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The Gateway to Vespuccia, the City of Air and Light, Lamplight City - the thriving port city of New Bretagne is a beacon of progress and industrial advancement in the New World. Yet beneath the promises of a shining 19th-century future, the city rests upon foundations of poverty, class struggle, and crime.

For police detective turned private investigator Miles Fordham, Lamplight City's shadowy corners are just part of the territory. But with his former partner constantly speaking to him from beyond the grave, his grip on sanity is slowly loosening. Can Miles find justice for his clients and track down his partner's killer before his entire world comes apart?

Lamplight City is a detective adventure set in an alternate steampunk-ish "Victorian" past.



  • Be the detective you want to be. But prepare to face the consequences.
    Investigate crime scenes, interrogate suspects, get information by any means necessary. Follow the law or make your own rules, but how you choose to act will affect people's attitudes towards you.
  • Five cases to solve, with multiple suspects, false leads, and different outcomes.
    Never find yourself stuck in a dead-end situation. If the case becomes unsolvable, simply move on to the next one. The story will adapt based on your choices.
  • Single click interface with no inventory.
    Gather clues and documents in your casebook for review. Item manipulation is handled via a context-sensitive cursor.
  • A fictional city with four boroughs to explore, each with their own unique flavor.
    Players will visit each of these boroughs throughout the game, exploring themes such as class divide and the public's fear of emerging steam tech.
  • Inspired by the works of Edgar Allan Poe and Charles Dickens.
  • Meet over 50 professionally voiced characters.
  • Original score by Mark Benis



Windows   Mac OS X


    • OS: Windows ME or later
    • Processor: Pentium or higher
    • Memory: 64 MB RAM
    • Graphics: 640x400, 32-bit colour: 700 Mhz system minimum
    • DirectX: Version 5.2
    • Storage: 2 GB available space
    • Sound Card: All DirectX-compatible sound cards


LAMPLIGHT CITY is a point and click adventure which has an unusual twist to it. Anyone old enough to remember the television show "Randall & Hopkirk/Deceased" will enjoy this trip down memory lane and appreciate the twist just that little bit more.

There are two main characters in the game, Miles Fordham and Bill Leger, both of which are Private Detectives of note. They are called in to investigate the spate of burglaries at a Florists Shop in New Bretagne owned by Mrs Hanbrook. It appears that the burglar is breaking in, stealing exactly two lilies and leaving the correct amount of cash for them on the counter. Mrs Hanbrook didn't want to call the police because nothing was being stolen, though she was concerned about the break-ins, however her assistant of ten years, Trevor Hastings, had taken it upon himself to call in the two dicks.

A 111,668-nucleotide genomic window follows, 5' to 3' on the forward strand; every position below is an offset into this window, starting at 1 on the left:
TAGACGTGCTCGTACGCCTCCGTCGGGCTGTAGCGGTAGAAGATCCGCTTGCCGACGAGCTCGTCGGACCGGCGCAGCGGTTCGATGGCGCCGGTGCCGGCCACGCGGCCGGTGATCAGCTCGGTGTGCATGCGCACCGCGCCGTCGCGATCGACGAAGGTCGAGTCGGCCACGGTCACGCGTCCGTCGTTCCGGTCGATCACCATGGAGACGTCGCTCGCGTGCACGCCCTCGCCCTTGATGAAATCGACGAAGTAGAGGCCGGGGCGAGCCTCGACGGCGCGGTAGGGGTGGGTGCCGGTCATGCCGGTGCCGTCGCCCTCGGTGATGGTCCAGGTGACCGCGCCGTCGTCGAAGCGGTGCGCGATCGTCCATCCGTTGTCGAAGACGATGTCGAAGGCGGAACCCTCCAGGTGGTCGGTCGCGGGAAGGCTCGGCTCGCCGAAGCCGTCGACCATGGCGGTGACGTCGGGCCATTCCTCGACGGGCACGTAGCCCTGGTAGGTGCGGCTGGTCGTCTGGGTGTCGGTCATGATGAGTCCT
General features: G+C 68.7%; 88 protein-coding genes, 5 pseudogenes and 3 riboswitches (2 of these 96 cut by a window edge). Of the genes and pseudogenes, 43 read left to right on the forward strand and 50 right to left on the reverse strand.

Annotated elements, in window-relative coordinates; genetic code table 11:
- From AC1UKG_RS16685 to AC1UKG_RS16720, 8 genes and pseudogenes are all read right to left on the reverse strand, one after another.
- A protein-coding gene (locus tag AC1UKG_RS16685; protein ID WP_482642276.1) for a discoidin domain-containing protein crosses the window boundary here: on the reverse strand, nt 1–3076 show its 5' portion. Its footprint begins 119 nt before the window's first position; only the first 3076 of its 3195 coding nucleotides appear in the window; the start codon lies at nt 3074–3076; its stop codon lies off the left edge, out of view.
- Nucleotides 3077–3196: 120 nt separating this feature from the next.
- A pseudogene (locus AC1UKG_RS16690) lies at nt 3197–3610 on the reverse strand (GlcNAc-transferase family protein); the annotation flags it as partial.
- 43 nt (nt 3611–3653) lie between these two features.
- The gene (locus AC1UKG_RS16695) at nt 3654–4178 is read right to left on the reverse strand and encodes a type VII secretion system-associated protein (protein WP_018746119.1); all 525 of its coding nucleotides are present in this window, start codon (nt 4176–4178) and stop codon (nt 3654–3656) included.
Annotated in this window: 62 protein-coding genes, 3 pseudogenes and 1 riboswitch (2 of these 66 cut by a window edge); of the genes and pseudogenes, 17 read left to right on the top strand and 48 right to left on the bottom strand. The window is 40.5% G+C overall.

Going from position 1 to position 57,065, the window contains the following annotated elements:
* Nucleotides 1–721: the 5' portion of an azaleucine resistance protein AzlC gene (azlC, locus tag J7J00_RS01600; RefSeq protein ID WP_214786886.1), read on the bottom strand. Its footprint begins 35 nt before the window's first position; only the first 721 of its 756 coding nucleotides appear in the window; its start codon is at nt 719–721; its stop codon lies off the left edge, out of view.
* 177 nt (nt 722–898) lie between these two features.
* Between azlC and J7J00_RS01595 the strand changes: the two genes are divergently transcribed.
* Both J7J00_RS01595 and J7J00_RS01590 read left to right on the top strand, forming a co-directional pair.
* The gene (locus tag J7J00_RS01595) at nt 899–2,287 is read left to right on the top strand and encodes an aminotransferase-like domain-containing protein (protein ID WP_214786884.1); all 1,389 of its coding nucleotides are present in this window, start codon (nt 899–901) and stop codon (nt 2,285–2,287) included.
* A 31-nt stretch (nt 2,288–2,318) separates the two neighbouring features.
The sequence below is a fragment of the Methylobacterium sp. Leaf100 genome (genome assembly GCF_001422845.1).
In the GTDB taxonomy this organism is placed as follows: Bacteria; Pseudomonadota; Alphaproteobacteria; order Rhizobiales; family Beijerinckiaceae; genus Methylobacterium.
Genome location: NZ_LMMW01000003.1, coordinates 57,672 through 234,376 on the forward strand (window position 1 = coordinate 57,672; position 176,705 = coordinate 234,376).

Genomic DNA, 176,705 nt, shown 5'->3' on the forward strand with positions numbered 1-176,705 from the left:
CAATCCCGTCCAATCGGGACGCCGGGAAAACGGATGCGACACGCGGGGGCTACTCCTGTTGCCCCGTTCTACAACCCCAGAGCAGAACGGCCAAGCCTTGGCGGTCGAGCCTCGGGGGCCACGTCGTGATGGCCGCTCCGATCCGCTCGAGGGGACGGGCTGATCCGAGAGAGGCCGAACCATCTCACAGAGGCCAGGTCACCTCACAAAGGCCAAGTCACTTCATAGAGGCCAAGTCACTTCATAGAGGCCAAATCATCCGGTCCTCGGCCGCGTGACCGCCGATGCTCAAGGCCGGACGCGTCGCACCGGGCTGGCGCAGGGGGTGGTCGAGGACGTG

There are several parodies of history in the game, such as the shot of the HMS Ligeia Airship high in the sky when the two heroes stand outside the Flower Shop. Later a newspaper, the New Bretagne Gazette (which enjoyably costs 'one copper'), reports that the Airship, along with all of its passengers, including Prince Harold, explodes (the Hindenburg?). Later we learn about a Madame DuPree who was presumed dead, buried, and then unburied as she wasn't dead when they closed the coffin lid, and Albert Martin who is in gaol for her 'murder' and days away from execution. The tale starts with a super twist (which I may or may not have already ruined for you) and spirals into an investigation of incredible and unbelievable proportion, both amusing and interesting. We also learn about something called 'aetheric experiments' (to be honest I had no idea what aetheric experiments were and so I Googled about them. I found several pages, read many of them, and still have very little idea what they are) which are some science projects, apparently, though what exactly they have to do with the Flower shop burglaries is beyond me.


The game has the usual adventure-style puzzles where you find locks that need you to locate the keys for them and other things that seem to make sense in your head but cannot be actioned until you have found and activated whatever the trigger mechanism is. The game play it moves along quite sleekly despite its scenes being deliberately darkened for effect, and the Victorian styled characters certainly add to the 19th Century atmosphere very nicely, as do the beautifully detailed background sceneries.

The games uses the click-on-the-map mechanic of traveling from Place to Place and (as usual) each time you discover a new location that requires investigation it appears on your map. Despite having such old mechanics and graphics two-steps up from retro pixellations this is a fun game that relies on its story telling and investigative promises than $1000s of dollars of special effects.

Fans of detective, investigation, point and click games will find this inspirational. When the game is complete and released I hope to be able to tell you more, but at the moment I don't wish to give too much away. 


© Chris Baylis 2011-2021